It appears that the French Republic is reaching a tipping point, a fundamental break with the way that rule has functioned here for three decades. Everything indicates that the political legitimization of racism and violent policing must either lead to tyranny or provoke an uprising. These two forces—tyranny and revolt—define the moment we are experiencing in France today. The confrontation is now permanent. In the following report, the second installment in our series leading up to the French elections, we explore these developments and the prospects for revolutionary movements in France.
Today, a year and a half after the declaration of the state of emergency, we count the dead, the wounded, the imprisoned. It has long been the case that ten to fifteen people die at the hands of the police each year in France, always from lower-income neighborhoods. But the level of violence has increased under the state of emergency, extending to the entire population. This supposedly exceptional regime, declared by the President after the attacks of November 13, 2015, gives the police extended power to arrest people, search premises without a warrant, and prohibit demonstrations. It bears a colonial pedigree: the legislation for the state of emergency was passed in April 1955, during the French occupation of Algeria.
At the time, the aim of the exceptional regime was to forcibly subdue the Algerian nationalist movement by releasing state repression from any legal constraints. The special powers it gave to the police led to the generalization of torture and summary executions in Algeria and also in France. A state of emergency is the hallmark of arbitrary repression and the establishment of a security regime; it paves the way for escalating racist violence and the opening of internment camps, without doing anything to prevent further terrorist attacks.
The rise of identity-based discourse across the entire spectrum of the political class over the past thirty years has led to this: the designation of certain categories of the population as enemies, creating a covert war within the national territory that is justified by racist discourse and the legitimization of the police. In December 2015, a month after the state of emergency was declared, police officers brutally beat Zohra Kraiker and her two sons. In July 2016, Adama Traoré died in the hands of the gendarmes at the age of 24. In February 2017, a 22-year-old man, Theo, was beaten by the police and raped with a nightstick. In March 2017, police murdered Liu Shaoyo, a 56-year-old Chinese citizen, at his home in front of his children.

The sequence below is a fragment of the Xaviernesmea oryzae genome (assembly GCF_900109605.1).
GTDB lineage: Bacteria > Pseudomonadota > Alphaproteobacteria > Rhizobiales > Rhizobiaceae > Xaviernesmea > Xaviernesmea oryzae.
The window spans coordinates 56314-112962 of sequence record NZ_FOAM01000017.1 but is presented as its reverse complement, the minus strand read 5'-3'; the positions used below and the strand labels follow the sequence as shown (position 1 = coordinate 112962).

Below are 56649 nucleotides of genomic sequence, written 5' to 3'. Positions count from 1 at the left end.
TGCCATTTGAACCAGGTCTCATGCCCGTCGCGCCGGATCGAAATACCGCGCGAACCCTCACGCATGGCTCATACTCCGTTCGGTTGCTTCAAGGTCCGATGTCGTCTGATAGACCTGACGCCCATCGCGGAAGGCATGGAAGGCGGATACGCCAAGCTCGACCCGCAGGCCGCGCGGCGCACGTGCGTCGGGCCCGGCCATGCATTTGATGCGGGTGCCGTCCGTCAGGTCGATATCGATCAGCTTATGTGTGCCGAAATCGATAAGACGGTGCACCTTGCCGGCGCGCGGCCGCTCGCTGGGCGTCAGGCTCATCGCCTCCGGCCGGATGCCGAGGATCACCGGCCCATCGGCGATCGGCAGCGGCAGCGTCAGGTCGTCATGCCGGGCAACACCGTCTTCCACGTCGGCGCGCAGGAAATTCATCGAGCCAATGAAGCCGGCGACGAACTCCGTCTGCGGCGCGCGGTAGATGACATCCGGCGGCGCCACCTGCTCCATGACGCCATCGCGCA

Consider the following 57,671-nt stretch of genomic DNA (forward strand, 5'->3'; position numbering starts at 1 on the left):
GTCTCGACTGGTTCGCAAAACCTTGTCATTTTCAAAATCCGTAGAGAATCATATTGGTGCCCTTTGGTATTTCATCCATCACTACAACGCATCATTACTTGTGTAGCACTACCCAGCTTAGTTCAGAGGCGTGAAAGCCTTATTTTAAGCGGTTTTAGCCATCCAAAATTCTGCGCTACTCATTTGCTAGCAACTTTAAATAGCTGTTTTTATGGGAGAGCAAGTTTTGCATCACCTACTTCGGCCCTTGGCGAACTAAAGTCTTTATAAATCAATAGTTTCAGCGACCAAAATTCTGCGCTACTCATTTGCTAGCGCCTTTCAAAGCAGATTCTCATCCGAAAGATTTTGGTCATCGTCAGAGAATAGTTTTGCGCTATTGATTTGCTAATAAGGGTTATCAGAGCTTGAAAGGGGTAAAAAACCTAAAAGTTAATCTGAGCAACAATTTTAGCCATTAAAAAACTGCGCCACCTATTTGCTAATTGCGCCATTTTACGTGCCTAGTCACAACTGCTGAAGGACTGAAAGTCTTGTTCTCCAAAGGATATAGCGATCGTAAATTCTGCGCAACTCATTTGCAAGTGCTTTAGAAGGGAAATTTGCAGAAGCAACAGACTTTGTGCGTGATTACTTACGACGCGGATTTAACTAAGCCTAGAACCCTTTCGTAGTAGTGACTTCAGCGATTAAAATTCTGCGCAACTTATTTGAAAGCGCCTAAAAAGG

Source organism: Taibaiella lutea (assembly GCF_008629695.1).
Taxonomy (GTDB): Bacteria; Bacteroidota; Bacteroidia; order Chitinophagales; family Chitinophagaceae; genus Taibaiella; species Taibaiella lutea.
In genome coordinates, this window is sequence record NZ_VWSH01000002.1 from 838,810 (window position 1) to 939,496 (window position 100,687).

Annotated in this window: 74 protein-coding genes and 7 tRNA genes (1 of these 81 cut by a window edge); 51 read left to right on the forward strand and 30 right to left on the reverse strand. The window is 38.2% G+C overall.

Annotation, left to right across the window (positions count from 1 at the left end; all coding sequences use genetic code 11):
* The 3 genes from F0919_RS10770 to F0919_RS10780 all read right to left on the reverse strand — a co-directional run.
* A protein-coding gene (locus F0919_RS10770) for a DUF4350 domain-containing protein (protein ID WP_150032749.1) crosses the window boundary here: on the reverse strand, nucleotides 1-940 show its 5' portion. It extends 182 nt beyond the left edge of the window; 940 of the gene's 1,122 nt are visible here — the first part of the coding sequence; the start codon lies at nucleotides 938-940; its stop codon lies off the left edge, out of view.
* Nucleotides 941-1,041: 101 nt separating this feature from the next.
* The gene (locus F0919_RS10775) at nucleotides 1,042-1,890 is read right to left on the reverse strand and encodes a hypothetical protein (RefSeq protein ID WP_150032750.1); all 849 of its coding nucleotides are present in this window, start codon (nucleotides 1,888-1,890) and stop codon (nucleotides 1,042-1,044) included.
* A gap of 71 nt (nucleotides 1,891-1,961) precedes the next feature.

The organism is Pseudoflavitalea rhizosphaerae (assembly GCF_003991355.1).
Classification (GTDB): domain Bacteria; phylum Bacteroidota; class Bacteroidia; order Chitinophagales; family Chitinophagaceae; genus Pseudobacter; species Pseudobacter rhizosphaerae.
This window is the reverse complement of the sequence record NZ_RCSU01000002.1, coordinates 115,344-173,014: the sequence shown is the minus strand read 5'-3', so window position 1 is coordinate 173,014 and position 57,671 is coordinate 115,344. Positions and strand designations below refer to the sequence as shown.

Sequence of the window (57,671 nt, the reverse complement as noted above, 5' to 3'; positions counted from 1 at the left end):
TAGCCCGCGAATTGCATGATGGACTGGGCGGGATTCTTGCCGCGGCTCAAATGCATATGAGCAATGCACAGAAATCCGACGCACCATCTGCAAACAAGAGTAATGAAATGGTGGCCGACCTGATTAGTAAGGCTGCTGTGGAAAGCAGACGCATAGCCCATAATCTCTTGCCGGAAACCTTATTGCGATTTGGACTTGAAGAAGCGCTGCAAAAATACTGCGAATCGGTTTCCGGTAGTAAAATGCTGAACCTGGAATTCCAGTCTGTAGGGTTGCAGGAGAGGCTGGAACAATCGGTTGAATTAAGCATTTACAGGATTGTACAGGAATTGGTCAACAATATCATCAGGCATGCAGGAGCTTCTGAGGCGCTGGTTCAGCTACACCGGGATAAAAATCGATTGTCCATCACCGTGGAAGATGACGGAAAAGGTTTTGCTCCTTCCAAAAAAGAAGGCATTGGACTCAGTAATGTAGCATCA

The lessons of thirty years of designating internal enemies and using working-class districts as a laboratory of repression are now being deployed against demonstrators of all stripes. It is inherent in this exceptional regime that it tends to extend its scope. The first unsanctioned demonstration under the state of emergency resulted in 344 arrests, without anyone being charged with a single crime; this set the tone for everything that followed. The police have arrested and injured thousands of protesters at the demonstrations of the past year, whether sanctioned or unsanctioned. At least 2031 political activists and trade union members have faced trial over the past 13 months.
France is a police state. No police officer has ever been convicted, even for murder, if the police unions support him. In recent months, armed, hooded, and aggressive police officers have held dozens of unauthorized street demonstrations of their own. The police were received in the Presidential Palace and received 250 million euros for new weapons. Two months later, a law was passed relaxing the conditions that justify self-defense for the police, giving them a license to kill. The murder of Liu Shaoyo took place only a month later.
The totalitarian drift of the state and institutionalized racism is even more blatant in the case of migrants. Living on the streets, they suffer cold and sickness; they are dehumanized, harassed, and imprisoned. Officers arrive early in the morning, take position in a neighborhood where migrants sleep together, and surround them with the now-familiar kettle. Sometimes they kettle an entire neighborhood, locking up everyone they catch, residents included. At the police station, migrants are often asked to sign an OQTF form (accepting the obligation to exit French territory within 30 days) on the false premise that it is an application for a place in a shelter.
Between July 31 and December 1 of 2016, more than 5000 migrants were arrested in the street, many of them repeatedly. More than 200 were placed in detention centers, and hundreds received orders to leave France. When not simply denying the facts outright, politicians use the state of emergency and the fear of terrorism to justify these police operations; in reality, they take place mostly on the margins of the law, with the aim of ensuring that migrants do not assert their rights. There are centers of “administrative detention” in which migrants are locked up, accused of only one crime: not being citizens.